According to the newswire, the Trotter's maker is looking for a cash settlement to recoup its losses from the CES raid. The firm wants $100,000 to cover the loss of business and reputation after it was publicly humiliated at the trade show. In addition, the company is seeking a substantial quantity of legal fees that it's had to incur in order to fight the initial action. Future Motion's representatives told Bloomberg that its case is legitimate, but it simply doesn't have the cash to sustain a war of attrition in the patent courts.
When you've been to a few trade shows, you'll quite frequently spot booths getting raided by authorities for various infringement actions. Robotic vacuum cleaners that are suspiciously close to iRobot's products are a common target, as are companies looking to clone Apple devices. There are plenty of questions left unanswered about what's going to happen now -- but this could have ramifications beyond a couple of companies trying to sell electric skateboards.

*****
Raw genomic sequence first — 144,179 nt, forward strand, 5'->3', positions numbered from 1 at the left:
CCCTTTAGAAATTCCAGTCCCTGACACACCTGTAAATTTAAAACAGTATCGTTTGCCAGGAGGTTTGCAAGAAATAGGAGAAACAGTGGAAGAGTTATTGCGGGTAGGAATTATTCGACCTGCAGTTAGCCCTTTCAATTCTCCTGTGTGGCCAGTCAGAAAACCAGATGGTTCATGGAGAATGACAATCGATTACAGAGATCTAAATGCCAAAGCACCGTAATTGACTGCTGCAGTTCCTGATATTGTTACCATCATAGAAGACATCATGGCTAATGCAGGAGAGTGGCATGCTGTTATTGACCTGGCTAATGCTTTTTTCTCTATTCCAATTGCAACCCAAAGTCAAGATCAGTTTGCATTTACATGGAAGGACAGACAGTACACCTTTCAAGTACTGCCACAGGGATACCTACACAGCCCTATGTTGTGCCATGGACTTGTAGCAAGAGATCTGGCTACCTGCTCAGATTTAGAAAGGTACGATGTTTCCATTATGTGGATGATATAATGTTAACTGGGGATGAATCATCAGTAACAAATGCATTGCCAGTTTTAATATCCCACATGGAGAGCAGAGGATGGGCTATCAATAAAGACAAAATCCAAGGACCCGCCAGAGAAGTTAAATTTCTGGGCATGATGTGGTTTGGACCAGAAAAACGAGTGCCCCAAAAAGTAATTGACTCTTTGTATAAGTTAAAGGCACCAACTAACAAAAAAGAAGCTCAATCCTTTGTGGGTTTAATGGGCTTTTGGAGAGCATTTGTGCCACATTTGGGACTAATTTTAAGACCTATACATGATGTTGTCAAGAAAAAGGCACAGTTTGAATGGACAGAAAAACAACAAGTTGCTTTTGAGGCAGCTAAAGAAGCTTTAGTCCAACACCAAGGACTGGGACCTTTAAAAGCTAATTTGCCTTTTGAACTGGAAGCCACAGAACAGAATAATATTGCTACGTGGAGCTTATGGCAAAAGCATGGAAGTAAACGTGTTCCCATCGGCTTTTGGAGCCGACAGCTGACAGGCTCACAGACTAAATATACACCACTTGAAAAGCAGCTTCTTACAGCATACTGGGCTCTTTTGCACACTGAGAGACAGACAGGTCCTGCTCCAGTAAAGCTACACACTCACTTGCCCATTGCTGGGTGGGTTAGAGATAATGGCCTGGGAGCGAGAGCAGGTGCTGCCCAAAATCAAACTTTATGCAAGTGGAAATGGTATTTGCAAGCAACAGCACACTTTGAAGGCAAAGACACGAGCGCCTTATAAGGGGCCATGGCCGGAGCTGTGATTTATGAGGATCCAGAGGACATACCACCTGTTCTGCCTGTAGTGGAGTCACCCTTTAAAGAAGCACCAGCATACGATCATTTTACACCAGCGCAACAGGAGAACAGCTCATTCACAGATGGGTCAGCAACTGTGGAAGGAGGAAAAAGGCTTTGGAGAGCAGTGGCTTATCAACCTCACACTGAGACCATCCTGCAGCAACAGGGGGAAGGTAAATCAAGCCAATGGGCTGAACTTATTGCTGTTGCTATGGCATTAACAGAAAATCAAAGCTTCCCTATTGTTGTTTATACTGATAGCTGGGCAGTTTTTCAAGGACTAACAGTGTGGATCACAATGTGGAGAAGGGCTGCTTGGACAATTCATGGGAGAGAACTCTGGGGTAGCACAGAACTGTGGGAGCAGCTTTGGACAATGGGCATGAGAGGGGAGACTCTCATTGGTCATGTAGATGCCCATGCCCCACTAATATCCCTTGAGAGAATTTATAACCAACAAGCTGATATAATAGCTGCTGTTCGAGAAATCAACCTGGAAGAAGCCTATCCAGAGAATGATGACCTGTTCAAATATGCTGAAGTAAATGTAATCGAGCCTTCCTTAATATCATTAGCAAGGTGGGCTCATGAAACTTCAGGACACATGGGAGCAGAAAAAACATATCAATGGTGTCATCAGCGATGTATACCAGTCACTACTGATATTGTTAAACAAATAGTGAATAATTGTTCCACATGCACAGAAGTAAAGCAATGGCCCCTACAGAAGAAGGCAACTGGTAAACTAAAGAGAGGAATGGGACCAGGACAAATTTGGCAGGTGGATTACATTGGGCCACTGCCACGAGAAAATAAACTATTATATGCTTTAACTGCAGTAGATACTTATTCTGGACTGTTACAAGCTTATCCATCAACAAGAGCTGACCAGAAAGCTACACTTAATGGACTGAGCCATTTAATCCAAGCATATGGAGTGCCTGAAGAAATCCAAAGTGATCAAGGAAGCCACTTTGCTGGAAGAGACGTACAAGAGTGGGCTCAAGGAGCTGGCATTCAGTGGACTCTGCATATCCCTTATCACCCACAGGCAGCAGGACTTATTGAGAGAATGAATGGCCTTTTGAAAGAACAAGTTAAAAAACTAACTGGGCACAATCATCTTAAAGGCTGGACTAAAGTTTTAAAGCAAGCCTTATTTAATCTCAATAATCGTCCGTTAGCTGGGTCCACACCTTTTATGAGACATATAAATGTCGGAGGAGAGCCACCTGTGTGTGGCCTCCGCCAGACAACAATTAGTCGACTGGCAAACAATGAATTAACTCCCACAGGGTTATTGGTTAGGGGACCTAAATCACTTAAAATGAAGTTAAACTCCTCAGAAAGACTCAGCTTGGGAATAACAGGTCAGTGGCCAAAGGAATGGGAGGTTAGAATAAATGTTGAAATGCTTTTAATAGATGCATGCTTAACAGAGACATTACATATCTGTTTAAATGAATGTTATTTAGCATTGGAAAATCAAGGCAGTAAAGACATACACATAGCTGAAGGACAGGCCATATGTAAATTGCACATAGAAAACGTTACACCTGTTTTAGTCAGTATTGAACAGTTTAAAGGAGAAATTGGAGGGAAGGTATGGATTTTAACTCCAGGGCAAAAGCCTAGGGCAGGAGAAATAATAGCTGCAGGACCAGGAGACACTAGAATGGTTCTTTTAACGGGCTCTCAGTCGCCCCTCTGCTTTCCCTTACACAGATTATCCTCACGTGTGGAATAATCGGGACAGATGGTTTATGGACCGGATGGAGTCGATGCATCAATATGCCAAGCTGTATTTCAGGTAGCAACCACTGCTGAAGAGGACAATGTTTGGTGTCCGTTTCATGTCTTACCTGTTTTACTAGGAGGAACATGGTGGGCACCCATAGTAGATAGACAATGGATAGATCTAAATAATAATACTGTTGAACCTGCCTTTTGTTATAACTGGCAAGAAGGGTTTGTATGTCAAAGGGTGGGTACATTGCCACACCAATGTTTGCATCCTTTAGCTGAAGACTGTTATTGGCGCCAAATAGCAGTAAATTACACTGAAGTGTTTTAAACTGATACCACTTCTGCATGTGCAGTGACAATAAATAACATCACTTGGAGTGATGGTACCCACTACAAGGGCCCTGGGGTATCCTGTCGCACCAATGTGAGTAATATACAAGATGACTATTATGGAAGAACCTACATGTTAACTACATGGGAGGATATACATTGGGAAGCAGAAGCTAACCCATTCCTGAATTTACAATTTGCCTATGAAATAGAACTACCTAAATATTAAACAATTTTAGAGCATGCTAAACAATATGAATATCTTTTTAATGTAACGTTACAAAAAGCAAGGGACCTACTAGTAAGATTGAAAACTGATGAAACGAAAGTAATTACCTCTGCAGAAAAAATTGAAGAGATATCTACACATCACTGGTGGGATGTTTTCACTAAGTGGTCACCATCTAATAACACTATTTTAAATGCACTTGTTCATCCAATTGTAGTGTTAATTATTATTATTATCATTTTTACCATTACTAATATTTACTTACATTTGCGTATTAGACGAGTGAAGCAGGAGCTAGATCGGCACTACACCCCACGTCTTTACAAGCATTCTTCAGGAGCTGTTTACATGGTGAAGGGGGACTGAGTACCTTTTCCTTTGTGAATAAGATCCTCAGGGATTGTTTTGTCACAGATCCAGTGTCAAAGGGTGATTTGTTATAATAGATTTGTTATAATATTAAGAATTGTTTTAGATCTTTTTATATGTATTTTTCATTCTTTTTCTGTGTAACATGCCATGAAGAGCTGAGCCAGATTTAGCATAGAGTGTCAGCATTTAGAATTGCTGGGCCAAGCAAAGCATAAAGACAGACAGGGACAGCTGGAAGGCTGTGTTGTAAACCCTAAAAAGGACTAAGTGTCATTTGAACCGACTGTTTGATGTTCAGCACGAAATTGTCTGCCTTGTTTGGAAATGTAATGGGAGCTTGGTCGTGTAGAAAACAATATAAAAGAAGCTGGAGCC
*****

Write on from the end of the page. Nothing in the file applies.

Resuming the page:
Update: Future Motion and its CEO, Kyle Doerkson, responded to our request for comment with the following statements.
"We would much rather be innovating than litigating. Our California-based team of designers and engineers are focused on delivering great products and experiences. However, we will continue to fully defend our innovations through our intellectual property rights in ways that make strategic sense for our company."
"After considering the economics of the litigation, Future Motion has voluntarily dismissed its patent infringement lawsuit against Changzhou First International Trading Co. Ltd. ("CZ-First"). Specifically, in view of apparently minimal U.S. sales of the accused CZ-First product, Future Motion determined that the likely costs of continuing litigation would outweigh the potential benefits, and dismissed the action without prejudice. Future Motion will continue to monitor competing products and to enforce its intellectual property rights when necessary."